Happy New Year!
I hope that you and your loved ones had a happy and safe holiday season. Now, it’s time to get to work and kick off 2022 right—with our Concrete issue.
We’re celebrating all things concrete, with stories that focus on pavement management systems, an all-precast bridge replacement using carbon nanofiber UHPC, and ground glass pozzolans and the future of concrete infrastructure.
In “Innovative Material,” Todd Kempker examines the reconstruction of a Missouri road using compacted concrete pavement. And, in “Preservation is Key,” Kristin Dispenza explores how Oklahoma keeps its turnpikes smooth and safe.
When we planned this issue, we wanted to look at the state of concrete and its role in the industry, with an eye on the horizon. That’s not to say the past isn’t important.
We begin the year with concrete because it’s the most widely used building material in the world, and it has a rich history dating back to ancient times. The Mayans in Mesoamerica and traders from the Nabataean Kingdom in the Middle East each used concrete materials in building, but the latter group was the first to realize that hydraulic lime aided the cementing process.
The Ancient Egyptians and Romans used concrete, as well, but the material began to really take off during the Industrial Age. In the 18th century, British engineer John Smeaton built Smeaton’s Tower. The traders from the Nabataean Kingdom may have discovered hydraulic lime, but Smeaton perfected it with the help of pebbles and powdered brick. In 1824, Joseph Aspdin developed portland cement, and nearly half a century later, Joseph Monier invented reinforced concrete.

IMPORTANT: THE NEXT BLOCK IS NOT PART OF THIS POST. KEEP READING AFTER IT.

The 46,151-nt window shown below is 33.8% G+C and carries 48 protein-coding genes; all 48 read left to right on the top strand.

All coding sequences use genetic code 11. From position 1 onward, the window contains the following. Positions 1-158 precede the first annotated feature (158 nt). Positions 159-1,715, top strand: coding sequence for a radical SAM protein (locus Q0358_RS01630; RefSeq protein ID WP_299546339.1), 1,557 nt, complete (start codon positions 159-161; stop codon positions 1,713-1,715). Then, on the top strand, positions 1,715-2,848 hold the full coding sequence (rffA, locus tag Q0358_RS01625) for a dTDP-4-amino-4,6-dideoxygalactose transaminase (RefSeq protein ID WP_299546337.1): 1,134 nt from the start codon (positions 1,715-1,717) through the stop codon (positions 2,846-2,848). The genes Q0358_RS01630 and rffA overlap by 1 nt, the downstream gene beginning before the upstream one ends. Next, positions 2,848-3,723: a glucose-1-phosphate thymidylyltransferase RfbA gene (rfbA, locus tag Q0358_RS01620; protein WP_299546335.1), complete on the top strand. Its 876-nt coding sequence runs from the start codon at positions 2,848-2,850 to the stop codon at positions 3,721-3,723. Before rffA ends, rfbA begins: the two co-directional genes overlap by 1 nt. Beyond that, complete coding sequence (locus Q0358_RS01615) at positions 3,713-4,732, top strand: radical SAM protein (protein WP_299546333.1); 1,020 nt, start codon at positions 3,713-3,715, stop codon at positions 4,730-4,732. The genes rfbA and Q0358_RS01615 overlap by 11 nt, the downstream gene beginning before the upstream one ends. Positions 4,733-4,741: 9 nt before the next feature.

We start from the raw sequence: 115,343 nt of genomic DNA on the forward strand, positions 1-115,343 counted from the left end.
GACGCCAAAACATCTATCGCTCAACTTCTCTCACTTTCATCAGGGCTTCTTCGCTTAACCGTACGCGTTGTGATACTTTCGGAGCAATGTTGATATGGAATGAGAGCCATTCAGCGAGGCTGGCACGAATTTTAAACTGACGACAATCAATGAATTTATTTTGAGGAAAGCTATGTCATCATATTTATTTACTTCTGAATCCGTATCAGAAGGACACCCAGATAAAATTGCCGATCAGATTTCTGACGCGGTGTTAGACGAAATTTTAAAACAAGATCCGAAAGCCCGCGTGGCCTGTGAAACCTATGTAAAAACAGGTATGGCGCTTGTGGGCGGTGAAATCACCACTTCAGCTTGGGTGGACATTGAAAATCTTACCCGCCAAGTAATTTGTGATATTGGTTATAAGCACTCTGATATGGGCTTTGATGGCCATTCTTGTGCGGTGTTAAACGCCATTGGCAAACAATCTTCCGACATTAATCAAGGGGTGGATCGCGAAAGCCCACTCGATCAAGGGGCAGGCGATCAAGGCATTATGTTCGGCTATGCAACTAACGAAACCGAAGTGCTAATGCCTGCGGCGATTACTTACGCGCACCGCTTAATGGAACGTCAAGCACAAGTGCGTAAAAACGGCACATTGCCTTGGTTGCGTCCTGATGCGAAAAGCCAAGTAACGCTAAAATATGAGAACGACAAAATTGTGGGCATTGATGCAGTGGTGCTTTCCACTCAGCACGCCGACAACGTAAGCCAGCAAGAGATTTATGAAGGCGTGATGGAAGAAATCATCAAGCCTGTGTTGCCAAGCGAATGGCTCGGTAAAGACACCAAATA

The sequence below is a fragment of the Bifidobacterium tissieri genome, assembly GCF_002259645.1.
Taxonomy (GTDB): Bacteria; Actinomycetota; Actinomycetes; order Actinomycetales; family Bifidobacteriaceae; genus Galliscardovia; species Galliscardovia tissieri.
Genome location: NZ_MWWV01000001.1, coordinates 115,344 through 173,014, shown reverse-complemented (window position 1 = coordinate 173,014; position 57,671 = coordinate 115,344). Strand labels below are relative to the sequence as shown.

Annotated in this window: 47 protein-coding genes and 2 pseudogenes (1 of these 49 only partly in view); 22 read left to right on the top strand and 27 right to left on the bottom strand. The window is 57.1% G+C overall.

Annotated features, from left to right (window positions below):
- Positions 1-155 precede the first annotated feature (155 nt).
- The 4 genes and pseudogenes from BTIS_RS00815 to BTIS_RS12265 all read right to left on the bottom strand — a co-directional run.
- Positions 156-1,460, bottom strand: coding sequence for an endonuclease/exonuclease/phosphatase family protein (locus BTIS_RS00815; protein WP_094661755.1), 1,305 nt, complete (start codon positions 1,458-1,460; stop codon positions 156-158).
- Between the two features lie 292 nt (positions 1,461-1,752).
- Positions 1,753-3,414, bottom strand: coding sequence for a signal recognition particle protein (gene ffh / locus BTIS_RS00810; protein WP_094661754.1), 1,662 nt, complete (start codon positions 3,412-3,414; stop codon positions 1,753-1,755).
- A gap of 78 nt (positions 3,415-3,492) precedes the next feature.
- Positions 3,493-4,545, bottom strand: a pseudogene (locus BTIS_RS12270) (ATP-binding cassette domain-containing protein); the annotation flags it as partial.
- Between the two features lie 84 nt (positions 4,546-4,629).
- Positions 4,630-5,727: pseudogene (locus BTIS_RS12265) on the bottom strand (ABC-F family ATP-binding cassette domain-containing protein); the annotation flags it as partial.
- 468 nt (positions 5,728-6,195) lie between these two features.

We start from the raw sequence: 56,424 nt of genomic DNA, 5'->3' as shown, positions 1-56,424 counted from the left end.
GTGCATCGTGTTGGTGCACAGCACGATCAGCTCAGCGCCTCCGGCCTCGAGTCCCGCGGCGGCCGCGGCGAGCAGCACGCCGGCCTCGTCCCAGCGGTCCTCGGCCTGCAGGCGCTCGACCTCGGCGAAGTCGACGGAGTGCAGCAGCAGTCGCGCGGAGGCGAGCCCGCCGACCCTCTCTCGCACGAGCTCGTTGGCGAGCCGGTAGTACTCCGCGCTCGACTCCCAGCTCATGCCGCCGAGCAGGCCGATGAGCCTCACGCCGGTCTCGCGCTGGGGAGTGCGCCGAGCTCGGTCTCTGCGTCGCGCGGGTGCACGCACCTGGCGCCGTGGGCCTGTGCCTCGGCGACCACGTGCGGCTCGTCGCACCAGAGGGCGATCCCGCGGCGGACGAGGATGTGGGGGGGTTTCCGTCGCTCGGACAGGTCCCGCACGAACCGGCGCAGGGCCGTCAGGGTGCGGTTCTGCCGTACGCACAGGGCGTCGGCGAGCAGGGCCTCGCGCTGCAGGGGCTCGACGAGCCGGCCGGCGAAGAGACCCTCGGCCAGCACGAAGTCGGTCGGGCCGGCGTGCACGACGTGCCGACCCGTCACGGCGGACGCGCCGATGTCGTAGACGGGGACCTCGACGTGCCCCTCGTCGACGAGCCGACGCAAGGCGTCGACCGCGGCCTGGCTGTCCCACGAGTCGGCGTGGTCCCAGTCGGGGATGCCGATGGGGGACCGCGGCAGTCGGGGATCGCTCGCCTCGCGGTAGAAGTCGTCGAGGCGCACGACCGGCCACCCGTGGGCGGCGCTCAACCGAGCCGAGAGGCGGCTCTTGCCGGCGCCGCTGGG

The Hoover Dam wouldn’t exist if it wasn’t for these men. Speaking of dams, get a load of this: the Three Gorges Dam in Hubei Province, China holds the record for the largest concrete pour in a single project. It is estimated to have 16 million cubic meters of concrete that was poured over 17 years.
On November 8, 1997—the day after I turned 17—the design-build firm EXXCEL Project Management in Louisville set the world record for largest continuously poured concrete floor. The monolithic placement consisted of 225,000 sq ft of concrete that flowed for 30 hours.
It’s amazing how far concrete has come during the span of human history. And you, our dear readers, are following in the footsteps of these construction pioneers and world-record holders.
Our celebration of concrete won’t end with this issue. Later this month, the Roads & Bridges Media team will be in Las Vegas at the World of Concrete convention.
If you also attend, please visit our booth and say hello. I would love to talk to you about concrete, the roads and bridges construction industry in general, or football. But please, if you choose the latter, be nice. It’s been a rough year for my Steelers.